• Embracing emerging technologies for last-mile delivery like drones and autonomous mobile robots.
For an example of the R&D credit in action, a packaging company qualified for the R&D credit by creating new packaging and display solutions used for storage, protection of materials, and retail displays. With an annual revenue of $172 million, this business received $876,000 in federal credits for its innovation efforts.
2. Employee Retention Credit (ERC)
Initially introduced as a coronavirus-relief provision to reward businesses that retained employees during the pandemic, this credit has expanded in scope and can now be claimed for:
• Partial or full shutdowns.
• 20% decline in revenue from 2019.
• Interrupted operations.
• Supply chain interruptions.
• Inability to access equipment.
• Limited capacity to operate.
• Inability to work with vendors.
• Reduction in services or goods offered to customers.
• Reduced operating hours.
• Modified hours due to increased sanitation of the facility.
This credit has the potential to eliminate payroll tax and generate an instant cash refund for businesses that were impacted due to disruptions, or a lack of ecommerce infrastructure.
For example, a company in New York that experienced a partial shutdown due to executive orders had to limit its occupancy to 50%. This prevented employees from performing routine activities and reduced their productivity by 11%. After claiming the Employee Retention Credit, they received more than $2 million in credits to recover.
There are common misconceptions surrounding the Employee Retention Credit that have kept eligible businesses from even attempting to claim it. The first is that businesses can only claim this credit if they experienced massive revenue losses — but this couldn’t be further from the truth.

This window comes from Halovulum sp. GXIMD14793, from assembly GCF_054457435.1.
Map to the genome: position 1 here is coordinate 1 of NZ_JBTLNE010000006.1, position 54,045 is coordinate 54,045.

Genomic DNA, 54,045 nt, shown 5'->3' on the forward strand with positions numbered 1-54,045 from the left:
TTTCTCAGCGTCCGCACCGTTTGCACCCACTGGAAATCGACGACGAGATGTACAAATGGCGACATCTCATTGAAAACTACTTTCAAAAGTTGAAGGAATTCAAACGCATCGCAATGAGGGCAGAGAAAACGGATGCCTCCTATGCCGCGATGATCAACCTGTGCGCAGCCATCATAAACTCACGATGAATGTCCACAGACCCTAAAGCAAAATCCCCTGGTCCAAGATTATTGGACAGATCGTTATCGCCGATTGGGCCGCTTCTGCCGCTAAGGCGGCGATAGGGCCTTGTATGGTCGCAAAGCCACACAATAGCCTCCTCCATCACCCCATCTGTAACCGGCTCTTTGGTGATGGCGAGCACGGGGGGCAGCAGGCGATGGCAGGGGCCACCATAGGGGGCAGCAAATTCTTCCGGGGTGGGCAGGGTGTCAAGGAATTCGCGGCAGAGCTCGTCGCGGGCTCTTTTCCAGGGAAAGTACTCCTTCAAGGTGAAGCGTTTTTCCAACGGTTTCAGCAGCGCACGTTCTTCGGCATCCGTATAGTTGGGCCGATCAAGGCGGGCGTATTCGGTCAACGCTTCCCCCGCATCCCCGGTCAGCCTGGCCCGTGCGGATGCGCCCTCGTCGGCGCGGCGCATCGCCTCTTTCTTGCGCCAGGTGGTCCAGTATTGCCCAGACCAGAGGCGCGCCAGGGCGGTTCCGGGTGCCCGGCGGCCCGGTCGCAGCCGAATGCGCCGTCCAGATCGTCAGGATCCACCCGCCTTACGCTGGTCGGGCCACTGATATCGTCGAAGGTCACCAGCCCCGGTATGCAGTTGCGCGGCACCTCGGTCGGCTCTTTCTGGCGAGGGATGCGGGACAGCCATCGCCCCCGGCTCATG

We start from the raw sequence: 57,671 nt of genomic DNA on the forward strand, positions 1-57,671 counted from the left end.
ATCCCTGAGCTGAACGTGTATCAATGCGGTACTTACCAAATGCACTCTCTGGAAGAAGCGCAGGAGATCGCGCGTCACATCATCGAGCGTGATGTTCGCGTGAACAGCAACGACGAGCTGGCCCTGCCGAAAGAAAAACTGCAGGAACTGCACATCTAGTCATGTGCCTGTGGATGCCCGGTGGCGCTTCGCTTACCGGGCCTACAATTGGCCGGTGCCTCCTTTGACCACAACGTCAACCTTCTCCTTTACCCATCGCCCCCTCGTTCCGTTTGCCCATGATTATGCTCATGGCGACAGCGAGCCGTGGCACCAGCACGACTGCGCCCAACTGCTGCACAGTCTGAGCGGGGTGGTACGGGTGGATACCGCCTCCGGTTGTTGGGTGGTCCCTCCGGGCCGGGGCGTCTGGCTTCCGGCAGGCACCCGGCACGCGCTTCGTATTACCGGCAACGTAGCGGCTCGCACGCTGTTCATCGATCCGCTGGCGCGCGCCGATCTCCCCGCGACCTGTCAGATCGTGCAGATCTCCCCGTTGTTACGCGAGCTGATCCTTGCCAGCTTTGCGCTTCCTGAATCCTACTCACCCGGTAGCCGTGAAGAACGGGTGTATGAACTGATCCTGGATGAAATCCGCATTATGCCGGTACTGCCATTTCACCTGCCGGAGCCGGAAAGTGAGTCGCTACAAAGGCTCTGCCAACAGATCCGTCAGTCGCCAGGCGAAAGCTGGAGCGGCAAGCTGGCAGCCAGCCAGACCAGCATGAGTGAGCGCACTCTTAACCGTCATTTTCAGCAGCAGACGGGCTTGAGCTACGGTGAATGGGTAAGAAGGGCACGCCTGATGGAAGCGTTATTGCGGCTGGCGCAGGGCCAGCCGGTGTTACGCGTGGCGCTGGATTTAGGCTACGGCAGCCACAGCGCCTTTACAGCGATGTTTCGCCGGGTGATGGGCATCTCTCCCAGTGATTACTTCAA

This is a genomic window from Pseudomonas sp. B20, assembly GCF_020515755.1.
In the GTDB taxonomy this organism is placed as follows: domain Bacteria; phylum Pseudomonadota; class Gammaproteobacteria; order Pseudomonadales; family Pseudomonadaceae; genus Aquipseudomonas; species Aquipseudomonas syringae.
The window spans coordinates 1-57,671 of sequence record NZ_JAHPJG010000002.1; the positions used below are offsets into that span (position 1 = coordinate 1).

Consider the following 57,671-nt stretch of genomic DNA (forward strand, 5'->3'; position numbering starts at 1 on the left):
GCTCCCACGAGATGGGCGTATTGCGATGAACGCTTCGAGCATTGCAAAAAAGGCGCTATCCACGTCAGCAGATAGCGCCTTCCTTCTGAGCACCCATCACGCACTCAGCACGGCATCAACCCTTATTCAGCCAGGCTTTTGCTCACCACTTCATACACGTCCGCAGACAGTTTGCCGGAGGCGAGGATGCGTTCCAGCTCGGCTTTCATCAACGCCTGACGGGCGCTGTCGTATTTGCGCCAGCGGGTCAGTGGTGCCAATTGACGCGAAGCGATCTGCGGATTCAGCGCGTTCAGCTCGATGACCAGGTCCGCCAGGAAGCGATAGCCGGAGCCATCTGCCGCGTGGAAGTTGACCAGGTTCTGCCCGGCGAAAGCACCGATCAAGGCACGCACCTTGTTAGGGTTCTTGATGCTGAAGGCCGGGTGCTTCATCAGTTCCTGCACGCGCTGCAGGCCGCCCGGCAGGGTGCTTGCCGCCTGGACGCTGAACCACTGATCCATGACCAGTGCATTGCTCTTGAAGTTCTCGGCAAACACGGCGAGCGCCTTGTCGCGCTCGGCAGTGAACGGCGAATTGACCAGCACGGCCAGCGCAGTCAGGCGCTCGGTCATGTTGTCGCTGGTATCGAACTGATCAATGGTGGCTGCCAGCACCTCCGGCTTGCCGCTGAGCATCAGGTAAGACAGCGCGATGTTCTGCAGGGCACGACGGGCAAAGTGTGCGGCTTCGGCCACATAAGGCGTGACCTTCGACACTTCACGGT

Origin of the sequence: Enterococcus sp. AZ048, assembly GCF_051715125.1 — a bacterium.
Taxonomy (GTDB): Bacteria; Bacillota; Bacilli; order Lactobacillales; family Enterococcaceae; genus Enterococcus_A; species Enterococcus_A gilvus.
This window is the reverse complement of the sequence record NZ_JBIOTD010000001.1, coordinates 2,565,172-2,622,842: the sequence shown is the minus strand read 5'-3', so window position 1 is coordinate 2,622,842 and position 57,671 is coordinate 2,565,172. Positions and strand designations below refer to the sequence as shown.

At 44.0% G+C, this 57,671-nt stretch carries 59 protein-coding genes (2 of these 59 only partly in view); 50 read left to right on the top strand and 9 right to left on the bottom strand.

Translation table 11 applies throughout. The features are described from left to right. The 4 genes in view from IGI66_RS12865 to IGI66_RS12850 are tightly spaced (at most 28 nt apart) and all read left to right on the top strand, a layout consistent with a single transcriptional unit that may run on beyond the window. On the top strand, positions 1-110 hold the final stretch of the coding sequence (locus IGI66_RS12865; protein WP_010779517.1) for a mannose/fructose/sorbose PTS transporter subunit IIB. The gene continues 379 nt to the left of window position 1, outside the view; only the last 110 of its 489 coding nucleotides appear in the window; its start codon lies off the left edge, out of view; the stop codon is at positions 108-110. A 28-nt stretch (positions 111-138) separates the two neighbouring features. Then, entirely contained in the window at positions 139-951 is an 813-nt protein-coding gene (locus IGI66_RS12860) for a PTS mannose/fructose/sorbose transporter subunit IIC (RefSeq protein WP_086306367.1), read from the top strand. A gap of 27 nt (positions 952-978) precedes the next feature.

Congress revised and vastly expanded eligibility for the credit by creating opportunities for companies that may have only experienced a modest revenue change, or those that would have seen more growth if they hadn’t faced government-ordered COVID-19 restrictions. Even if your workforce adapted and worked from home, you may well be eligible.
The second area of confusion surrounding the Employee Retention Credit is that companies who were “essential” can’t take the credit. Again, the requirements for the incentive do in fact extend to those businesses.
In the end, Congress and President Biden want small and midsized companies to take the credit, not only because they may have faced COVID-19 headwinds, but because millions of workers who were in the workforce pre-COVID-19 are now on the sidelines. By taking the Employee Retention Credit and reinvesting in their workforce, these companies can create more jobs and help bring these folks back.
For any packaging department and last-mile delivery businesses that survived the pandemic, chances are they are eligible for both these credits, which can be claimed retroactively for prior years. It’s important to note that the value of the benefits received can be influenced by factors like the size of business and other incentives claimed. Therefore, it’s best for businesses to have expert help when claiming multiple incentives together. This will not only maximize the value they can receive, but also ensure they are in the IRS’s good graces, helping them continue to innovate for years to come.
Rick Lazio is currently a Senior Vice President at alliantgroup and a former US Representative from New York. Lazio served in Congress from 1993-2001. After Congress, Lazio moved to the private sector working for JP Morgan Chase as a Managing Director and then Executive Vice President.